There is a way, nonetheless. As a young official in Nixon’s Department of Justice—and, I must admit, with some amazement—I watched a Republican Justice Department and a conservative attorney general go after a liberal Supreme Court justice with remarkable success. Robert Shogan, a former Los Angeles Times and Newsweek reporter, recounted much of the story in “A Question of Judgment: The Fortas Case and the Struggle for the Supreme Court.”I filled in a few missing pieces when I wrote “The Rehnquist Choice.”Rehnquist in those days was the head of the Office of Legal Counsel and prepared a detailed memorandum for Attorney General John Mitchell explaining how to undertake an action that had never before been done, namely for the Justice Department to start a criminal investigation of a sitting justice, not based on hard information but rather based mainly on speculation of a worst-case scenario, i.e., assuming gifts and favors were bribes.
White Supremacist Stampede
A startling number of white-power candidates are seeking public office. Eve Conant reports on their under-the-radar strategy and David Duke’s White House flirtation.
Add to the growing list of candidates considering a bid for the GOP presidential nomination in 2012 America’s most famous white-power advocate: David Duke.
A former grand wizard of the Ku Klux Klan, member of the Louisiana House of Representatives and Republican executive-committee chairman in his district until 2000, Duke has a significant following online. His videos go viral. This month, he’s launching a tour of 25 states to explore how much support he can garner for a potential presidential bid. He hasn’t considered running for serious office since the early '90s, when he won nearly 40 percent of the vote in his bid for Louisiana governor. But like many “white civil rights advocates,” as he describes himself to The Daily Beast, 2012 is already shaping up to be a pivotal year.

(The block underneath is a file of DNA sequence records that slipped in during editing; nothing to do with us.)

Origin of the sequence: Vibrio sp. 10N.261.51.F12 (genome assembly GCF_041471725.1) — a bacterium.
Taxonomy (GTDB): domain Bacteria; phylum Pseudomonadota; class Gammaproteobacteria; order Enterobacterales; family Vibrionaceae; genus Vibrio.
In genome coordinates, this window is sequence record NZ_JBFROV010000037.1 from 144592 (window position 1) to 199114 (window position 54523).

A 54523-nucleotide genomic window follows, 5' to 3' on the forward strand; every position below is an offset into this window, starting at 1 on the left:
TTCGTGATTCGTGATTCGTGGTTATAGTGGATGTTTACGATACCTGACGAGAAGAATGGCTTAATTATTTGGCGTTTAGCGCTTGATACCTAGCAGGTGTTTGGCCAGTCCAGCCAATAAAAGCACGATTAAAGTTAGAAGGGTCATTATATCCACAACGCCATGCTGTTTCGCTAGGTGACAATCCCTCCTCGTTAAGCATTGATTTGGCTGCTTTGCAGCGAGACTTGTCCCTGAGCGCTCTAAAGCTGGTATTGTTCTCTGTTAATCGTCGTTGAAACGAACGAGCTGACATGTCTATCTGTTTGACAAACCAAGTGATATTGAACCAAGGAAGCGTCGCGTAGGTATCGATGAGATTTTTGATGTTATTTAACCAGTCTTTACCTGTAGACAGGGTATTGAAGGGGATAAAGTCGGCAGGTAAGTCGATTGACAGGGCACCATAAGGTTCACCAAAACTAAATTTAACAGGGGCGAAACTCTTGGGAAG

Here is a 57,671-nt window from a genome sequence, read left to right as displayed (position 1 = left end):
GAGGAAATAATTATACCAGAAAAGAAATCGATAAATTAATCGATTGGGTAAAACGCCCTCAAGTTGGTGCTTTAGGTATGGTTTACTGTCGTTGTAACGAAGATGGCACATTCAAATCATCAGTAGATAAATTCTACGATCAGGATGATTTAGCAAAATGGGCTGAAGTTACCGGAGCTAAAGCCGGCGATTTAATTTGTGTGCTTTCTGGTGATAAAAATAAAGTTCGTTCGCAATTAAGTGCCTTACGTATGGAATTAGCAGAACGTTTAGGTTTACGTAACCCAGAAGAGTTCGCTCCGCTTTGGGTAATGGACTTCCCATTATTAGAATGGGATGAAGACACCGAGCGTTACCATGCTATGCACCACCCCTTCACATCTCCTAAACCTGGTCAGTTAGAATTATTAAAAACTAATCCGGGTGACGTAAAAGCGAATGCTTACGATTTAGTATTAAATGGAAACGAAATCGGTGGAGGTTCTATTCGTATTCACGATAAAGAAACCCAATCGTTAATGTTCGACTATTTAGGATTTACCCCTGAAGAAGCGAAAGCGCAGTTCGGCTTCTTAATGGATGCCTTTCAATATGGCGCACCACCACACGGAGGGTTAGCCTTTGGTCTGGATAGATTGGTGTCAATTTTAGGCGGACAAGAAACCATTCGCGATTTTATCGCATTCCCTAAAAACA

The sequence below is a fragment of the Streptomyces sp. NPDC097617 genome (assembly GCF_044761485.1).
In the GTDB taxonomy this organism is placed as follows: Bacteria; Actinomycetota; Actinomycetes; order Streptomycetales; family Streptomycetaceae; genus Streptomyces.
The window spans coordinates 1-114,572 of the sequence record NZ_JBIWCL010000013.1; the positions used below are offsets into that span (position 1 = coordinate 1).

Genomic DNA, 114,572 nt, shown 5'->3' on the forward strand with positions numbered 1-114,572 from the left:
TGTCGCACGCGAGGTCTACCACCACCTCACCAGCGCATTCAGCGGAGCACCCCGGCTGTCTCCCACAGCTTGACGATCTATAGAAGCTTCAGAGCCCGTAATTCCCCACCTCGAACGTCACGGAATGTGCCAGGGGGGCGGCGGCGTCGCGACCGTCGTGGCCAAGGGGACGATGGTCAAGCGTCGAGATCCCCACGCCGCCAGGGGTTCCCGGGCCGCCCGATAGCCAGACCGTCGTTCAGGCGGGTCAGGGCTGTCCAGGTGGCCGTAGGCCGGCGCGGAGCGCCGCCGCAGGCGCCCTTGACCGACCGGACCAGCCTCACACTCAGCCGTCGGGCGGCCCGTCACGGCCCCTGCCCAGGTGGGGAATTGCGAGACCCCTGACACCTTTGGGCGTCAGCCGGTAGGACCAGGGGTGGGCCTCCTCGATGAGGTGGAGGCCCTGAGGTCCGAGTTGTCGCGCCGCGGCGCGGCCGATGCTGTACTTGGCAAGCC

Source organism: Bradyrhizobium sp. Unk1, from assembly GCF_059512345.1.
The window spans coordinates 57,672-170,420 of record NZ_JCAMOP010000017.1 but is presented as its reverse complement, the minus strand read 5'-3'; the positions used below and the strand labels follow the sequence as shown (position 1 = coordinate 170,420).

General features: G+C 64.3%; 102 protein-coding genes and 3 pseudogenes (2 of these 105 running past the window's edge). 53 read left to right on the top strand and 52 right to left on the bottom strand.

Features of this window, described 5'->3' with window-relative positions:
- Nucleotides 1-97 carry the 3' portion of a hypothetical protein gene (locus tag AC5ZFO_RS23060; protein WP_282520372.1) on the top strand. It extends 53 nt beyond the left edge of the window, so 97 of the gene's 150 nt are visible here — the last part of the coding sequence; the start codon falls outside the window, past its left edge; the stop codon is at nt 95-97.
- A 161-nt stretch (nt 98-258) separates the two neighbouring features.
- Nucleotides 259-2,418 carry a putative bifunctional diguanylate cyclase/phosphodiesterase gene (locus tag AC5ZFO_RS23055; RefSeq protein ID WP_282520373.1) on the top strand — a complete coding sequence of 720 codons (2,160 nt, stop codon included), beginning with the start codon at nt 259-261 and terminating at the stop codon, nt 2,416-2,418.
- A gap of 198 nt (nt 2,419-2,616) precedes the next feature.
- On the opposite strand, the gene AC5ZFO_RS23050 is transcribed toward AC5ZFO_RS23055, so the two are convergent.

Former (and current) Neo Nazis, Ku Klux Klan members, neo-Confederates, and other representatives of the many wings of the “white nationalist” movement are starting to file paperwork and print campaign literature for offices large and small, pointing to rising unemployment, four years with an African-American president, and rampant illegal immigration as part of a growing mound of evidence that white people need to take a stand.
Most aren’t winning—not yet. But they’re drawing levels of support that surprise and alarm groups that keep tabs on the white-power movement (members prefer the terms “racial realist” or “white nationalist”). In May, the National Socialist Movement’s Jeff Hall hit national headlines in a bizarre tragedy: his murder, allegedly at the hands of his 10-year-old son. But before his death, he had campaigned for a low-level water board position in Riverside, California. The swastika-wearing plumber who patrolled the U.S. border paramilitary-style walked away with almost 30 percent of his community’s vote. “That’s a sizable amount of the vote for a person running openly as a Neo Nazi,” says Marilyn Mayo, co-director of the Anti-Defamation League’s Center on Extremism. While Hall’s political future—and life—has been cut short, Mayo points out that we should expect more white supremacist hopefuls next year.
Mayo and others date the current spike to 2008, and the election of the country’s first African-American president (an historic marker accompanied by a surge in the percentage of U.S. children born to minorities in 2008—48 percent, compared to 37 percent in 1990). “The immediate reaction after Obama was elected was of rage. They feel if a black man can get elected to office, why can’t someone who represents white interests?” Just a few weeks after Obama’s election, Duke gathered followers in Memphis to expressly strategize what to do next. The solution? If you can’t beat ‘em, join ‘em.